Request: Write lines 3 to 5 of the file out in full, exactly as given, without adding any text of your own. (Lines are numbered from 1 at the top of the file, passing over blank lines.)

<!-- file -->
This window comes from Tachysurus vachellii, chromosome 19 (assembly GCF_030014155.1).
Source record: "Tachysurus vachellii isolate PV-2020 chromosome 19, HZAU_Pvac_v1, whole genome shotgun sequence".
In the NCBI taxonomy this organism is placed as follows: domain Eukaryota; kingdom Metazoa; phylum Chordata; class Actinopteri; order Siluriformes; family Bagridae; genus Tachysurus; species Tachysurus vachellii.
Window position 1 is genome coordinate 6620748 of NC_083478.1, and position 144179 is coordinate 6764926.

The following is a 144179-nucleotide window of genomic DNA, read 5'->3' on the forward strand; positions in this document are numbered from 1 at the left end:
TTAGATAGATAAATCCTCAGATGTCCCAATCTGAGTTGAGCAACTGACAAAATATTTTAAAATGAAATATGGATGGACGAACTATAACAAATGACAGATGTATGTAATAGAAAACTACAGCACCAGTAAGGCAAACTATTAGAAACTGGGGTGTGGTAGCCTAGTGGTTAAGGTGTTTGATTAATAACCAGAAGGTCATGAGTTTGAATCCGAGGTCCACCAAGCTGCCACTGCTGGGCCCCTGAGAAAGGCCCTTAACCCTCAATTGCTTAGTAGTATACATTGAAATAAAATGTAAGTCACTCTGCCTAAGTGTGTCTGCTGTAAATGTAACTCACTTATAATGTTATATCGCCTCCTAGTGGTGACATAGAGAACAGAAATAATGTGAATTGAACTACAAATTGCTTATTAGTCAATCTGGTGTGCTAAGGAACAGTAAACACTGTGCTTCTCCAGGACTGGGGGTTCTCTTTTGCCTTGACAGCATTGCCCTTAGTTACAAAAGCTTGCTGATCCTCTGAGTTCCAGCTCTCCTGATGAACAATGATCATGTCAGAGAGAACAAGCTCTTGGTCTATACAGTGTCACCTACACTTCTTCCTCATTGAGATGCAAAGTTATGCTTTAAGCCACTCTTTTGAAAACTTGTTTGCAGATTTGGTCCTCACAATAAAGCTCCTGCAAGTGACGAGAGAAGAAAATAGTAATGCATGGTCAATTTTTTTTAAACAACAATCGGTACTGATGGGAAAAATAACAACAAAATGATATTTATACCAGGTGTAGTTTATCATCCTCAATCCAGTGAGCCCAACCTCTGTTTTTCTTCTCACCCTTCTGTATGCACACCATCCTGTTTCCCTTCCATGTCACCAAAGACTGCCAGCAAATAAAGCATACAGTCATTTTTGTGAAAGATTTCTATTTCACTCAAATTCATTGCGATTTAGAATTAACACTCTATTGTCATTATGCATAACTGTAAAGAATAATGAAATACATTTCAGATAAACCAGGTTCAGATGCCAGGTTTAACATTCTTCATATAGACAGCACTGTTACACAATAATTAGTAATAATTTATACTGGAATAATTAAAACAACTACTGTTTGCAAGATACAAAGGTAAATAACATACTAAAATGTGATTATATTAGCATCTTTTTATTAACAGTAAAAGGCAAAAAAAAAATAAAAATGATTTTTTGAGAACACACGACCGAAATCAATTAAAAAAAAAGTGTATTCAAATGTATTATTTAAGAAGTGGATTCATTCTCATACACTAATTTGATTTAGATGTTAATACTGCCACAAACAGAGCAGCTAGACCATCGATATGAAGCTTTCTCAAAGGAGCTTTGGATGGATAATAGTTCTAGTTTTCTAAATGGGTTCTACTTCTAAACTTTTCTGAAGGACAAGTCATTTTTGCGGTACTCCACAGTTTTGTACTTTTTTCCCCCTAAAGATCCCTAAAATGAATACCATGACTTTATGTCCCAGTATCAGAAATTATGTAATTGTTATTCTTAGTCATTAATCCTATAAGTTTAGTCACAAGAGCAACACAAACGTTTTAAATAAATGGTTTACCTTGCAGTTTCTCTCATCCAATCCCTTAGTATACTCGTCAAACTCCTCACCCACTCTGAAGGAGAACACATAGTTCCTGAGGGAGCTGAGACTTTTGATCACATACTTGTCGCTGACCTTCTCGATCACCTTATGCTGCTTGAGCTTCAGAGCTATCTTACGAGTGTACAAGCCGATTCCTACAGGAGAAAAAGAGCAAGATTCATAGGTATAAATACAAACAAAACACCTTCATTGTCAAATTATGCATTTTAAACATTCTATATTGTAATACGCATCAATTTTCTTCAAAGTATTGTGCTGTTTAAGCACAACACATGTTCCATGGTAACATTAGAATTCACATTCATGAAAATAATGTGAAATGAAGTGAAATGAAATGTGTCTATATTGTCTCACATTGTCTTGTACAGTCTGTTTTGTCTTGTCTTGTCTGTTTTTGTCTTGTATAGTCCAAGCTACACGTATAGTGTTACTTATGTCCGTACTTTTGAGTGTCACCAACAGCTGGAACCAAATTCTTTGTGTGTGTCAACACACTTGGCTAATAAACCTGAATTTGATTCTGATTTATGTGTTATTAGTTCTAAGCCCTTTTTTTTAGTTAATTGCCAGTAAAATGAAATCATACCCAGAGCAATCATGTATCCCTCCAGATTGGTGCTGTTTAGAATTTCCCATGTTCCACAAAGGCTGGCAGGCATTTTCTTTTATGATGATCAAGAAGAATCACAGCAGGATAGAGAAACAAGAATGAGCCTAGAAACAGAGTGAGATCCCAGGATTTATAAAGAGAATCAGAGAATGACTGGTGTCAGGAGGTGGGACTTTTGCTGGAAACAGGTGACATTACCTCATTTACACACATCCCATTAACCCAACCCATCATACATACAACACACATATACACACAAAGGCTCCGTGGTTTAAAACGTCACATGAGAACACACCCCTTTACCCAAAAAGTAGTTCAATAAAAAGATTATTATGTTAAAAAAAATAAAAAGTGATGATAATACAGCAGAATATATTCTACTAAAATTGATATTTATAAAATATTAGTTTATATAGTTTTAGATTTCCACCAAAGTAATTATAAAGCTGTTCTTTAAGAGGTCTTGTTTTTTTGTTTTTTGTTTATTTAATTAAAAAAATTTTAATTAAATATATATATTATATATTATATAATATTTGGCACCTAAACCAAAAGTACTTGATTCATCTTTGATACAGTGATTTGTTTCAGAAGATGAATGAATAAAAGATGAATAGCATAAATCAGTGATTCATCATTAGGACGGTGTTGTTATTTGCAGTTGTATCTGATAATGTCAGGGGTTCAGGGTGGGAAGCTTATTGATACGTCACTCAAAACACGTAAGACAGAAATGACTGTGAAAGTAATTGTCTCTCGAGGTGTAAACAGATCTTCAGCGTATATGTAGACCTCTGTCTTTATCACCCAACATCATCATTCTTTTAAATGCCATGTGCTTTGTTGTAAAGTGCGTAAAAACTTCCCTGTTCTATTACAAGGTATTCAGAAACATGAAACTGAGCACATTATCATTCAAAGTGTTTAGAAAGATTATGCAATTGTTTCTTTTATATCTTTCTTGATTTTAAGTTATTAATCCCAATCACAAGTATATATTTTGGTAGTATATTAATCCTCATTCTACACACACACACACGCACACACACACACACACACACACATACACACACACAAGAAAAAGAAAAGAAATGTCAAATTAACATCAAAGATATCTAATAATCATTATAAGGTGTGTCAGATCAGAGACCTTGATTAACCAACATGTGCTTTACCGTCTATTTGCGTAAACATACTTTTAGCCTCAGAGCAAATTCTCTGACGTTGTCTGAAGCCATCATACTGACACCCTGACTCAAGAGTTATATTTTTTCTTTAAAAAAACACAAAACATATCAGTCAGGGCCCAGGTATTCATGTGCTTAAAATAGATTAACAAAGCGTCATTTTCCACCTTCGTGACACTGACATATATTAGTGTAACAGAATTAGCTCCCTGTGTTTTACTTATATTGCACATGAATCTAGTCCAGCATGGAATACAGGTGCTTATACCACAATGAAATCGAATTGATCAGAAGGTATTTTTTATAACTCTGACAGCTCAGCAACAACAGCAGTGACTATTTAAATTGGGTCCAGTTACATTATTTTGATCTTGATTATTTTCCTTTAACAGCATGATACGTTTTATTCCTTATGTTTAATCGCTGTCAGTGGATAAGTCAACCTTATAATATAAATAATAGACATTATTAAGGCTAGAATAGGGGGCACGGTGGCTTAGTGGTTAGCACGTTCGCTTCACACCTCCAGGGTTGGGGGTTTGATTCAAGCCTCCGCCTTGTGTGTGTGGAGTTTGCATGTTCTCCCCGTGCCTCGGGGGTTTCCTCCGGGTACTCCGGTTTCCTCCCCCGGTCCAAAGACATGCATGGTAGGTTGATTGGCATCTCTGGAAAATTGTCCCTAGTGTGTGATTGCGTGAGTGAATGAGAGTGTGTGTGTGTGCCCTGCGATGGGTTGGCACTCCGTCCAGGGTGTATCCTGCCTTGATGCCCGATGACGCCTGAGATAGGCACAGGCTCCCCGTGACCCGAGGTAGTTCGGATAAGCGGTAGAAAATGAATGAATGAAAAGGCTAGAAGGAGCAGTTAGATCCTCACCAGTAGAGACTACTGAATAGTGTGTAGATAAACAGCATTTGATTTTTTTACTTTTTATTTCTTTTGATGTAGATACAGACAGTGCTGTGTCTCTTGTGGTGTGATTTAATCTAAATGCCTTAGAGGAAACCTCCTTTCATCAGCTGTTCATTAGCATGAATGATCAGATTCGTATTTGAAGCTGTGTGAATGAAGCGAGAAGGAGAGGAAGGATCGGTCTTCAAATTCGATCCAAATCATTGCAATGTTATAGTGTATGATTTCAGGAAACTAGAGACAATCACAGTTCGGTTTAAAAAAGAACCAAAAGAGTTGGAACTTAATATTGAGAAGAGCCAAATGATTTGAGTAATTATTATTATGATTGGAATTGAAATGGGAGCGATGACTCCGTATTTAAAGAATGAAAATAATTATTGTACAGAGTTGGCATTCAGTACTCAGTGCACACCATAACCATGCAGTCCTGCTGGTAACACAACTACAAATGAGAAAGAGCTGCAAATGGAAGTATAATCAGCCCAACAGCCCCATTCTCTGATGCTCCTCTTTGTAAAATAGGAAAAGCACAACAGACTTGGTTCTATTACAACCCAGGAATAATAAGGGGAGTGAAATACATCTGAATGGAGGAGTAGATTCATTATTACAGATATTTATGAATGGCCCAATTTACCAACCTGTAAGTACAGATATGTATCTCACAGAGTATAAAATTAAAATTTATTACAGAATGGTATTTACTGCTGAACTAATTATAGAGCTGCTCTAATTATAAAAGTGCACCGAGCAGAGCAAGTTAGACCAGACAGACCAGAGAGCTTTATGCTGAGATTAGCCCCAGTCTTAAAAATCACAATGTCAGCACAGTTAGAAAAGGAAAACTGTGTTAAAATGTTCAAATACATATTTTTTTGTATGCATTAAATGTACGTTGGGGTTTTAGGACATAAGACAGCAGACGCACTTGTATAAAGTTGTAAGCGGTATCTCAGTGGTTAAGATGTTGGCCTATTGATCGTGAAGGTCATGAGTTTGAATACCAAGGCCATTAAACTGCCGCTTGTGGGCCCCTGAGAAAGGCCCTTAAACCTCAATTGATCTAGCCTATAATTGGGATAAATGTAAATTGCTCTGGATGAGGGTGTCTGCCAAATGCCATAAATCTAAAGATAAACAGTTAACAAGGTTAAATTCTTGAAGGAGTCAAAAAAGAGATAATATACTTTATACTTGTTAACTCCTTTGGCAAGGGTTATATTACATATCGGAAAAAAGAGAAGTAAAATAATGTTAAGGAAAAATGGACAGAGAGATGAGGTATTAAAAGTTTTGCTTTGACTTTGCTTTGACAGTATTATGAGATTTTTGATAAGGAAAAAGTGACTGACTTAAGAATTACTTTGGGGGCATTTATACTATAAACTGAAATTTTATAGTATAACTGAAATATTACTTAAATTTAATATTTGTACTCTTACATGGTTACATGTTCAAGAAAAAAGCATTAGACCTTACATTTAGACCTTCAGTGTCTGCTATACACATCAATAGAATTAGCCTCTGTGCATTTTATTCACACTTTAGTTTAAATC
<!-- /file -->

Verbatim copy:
In the NCBI taxonomy this organism is placed as follows: domain Eukaryota; kingdom Metazoa; phylum Chordata; class Actinopteri; order Siluriformes; family Bagridae; genus Tachysurus; species Tachysurus vachellii.
Window position 1 is genome coordinate 6620748 of NC_083478.1, and position 144179 is coordinate 6764926.

The following is a 144179-nucleotide window of genomic DNA, read 5'->3' on the forward strand; positions in this document are numbered from 1 at the left end: